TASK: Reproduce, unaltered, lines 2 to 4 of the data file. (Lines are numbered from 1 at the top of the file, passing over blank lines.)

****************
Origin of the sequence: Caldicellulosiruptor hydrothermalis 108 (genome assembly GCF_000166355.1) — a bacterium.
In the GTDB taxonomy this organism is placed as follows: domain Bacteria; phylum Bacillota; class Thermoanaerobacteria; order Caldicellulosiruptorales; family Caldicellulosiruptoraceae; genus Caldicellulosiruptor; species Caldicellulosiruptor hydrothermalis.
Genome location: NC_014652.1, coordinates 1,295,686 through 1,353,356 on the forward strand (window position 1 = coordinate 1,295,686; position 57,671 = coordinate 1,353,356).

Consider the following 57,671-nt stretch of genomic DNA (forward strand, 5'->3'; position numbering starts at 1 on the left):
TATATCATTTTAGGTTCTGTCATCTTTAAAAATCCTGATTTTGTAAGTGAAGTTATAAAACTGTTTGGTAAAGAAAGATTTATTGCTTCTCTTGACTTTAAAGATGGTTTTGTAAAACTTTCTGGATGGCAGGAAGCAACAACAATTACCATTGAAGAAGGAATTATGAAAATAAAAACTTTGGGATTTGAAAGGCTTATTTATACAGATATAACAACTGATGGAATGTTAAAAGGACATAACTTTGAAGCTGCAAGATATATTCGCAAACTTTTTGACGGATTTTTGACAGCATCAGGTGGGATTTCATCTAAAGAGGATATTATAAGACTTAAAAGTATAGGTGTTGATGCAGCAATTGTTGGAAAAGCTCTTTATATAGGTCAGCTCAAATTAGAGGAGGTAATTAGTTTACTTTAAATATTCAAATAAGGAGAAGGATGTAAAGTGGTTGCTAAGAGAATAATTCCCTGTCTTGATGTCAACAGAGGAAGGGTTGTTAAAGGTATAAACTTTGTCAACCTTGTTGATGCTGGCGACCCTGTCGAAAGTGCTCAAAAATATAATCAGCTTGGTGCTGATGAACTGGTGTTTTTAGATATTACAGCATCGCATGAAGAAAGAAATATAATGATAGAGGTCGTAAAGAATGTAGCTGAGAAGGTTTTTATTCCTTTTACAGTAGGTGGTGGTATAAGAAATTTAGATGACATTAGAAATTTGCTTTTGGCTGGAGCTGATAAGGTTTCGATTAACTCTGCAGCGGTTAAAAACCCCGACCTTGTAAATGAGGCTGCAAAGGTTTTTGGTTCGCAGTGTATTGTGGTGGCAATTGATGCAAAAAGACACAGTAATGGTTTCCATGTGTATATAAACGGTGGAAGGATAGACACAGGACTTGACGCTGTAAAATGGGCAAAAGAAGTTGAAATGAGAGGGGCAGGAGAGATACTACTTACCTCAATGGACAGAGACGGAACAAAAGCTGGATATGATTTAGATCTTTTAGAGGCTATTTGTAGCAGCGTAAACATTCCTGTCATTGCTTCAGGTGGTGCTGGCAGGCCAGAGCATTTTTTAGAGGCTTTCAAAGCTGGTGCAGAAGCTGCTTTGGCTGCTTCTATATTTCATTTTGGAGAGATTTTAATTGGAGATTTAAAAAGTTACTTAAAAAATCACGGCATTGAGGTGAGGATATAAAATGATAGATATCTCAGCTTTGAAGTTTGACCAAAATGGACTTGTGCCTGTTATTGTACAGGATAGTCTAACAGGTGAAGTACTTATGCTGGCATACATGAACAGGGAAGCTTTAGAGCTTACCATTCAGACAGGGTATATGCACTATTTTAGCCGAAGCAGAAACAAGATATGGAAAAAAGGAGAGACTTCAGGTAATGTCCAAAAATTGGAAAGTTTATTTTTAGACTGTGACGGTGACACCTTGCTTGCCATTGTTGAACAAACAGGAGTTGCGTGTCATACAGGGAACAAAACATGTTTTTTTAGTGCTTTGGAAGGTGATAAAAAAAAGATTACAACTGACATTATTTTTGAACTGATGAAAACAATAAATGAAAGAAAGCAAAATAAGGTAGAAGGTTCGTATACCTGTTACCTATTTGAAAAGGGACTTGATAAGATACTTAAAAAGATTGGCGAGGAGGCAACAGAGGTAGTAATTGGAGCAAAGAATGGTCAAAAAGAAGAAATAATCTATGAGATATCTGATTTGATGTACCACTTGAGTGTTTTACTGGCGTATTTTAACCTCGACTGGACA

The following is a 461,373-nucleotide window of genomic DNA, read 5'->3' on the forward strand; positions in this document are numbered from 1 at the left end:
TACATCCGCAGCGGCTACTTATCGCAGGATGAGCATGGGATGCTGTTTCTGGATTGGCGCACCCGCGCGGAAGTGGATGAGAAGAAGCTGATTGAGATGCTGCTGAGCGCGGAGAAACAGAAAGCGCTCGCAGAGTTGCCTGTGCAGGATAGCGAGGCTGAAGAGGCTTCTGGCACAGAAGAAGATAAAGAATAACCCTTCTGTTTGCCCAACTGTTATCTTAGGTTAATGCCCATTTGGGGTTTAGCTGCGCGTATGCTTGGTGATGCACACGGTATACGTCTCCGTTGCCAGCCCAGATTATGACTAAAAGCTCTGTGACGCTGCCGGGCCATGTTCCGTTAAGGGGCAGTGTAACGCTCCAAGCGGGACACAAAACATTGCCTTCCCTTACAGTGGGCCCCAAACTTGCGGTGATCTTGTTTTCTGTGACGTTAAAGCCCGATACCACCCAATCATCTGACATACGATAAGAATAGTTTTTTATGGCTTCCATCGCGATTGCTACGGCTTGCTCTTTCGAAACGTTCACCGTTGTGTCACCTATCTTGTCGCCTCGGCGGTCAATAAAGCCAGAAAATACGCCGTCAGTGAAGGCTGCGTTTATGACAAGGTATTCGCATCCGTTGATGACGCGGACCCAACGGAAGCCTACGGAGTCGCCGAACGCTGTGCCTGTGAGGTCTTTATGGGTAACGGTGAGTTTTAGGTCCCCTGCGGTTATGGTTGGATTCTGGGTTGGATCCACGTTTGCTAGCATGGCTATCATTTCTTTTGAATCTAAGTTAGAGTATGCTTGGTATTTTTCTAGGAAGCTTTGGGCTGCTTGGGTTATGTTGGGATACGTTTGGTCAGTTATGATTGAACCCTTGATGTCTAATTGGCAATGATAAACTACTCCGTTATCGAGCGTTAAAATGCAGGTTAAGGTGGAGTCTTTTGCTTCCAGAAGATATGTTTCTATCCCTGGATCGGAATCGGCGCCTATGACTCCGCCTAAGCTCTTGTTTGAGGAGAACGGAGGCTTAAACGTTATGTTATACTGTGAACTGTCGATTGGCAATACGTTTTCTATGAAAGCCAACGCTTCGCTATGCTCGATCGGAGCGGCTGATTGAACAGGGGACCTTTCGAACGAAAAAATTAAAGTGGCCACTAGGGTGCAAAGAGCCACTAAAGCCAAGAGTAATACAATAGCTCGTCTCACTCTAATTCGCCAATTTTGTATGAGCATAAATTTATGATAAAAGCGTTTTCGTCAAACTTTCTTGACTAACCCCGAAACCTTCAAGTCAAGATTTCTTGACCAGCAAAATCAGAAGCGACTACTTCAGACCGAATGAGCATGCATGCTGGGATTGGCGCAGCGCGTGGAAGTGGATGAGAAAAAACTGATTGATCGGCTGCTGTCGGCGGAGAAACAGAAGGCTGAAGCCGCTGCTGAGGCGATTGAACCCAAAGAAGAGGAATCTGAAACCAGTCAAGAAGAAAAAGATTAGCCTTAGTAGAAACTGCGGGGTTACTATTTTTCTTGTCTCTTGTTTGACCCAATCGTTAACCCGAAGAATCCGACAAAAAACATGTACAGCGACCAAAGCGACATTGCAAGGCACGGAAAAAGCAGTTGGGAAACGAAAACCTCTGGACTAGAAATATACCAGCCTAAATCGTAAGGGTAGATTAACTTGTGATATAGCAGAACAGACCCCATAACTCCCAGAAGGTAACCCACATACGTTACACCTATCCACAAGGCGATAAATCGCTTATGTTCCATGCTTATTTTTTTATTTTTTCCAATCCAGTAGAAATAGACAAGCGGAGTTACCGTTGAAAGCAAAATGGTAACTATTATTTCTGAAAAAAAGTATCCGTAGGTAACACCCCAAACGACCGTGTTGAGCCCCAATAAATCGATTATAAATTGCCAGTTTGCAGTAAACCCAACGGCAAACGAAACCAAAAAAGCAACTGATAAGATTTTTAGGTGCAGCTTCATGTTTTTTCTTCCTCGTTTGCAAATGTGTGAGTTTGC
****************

In the GTDB taxonomy this organism is placed as follows: domain Bacteria; phylum Bacillota; class Thermoanaerobacteria; order Caldicellulosiruptorales; family Caldicellulosiruptoraceae; genus Caldicellulosiruptor; species Caldicellulosiruptor hydrothermalis.
Genome location: NC_014652.1, coordinates 1,295,686 through 1,353,356 on the forward strand (window position 1 = coordinate 1,295,686; position 57,671 = coordinate 1,353,356).

Consider the following 57,671-nt stretch of genomic DNA (forward strand, 5'->3'; position numbering starts at 1 on the left):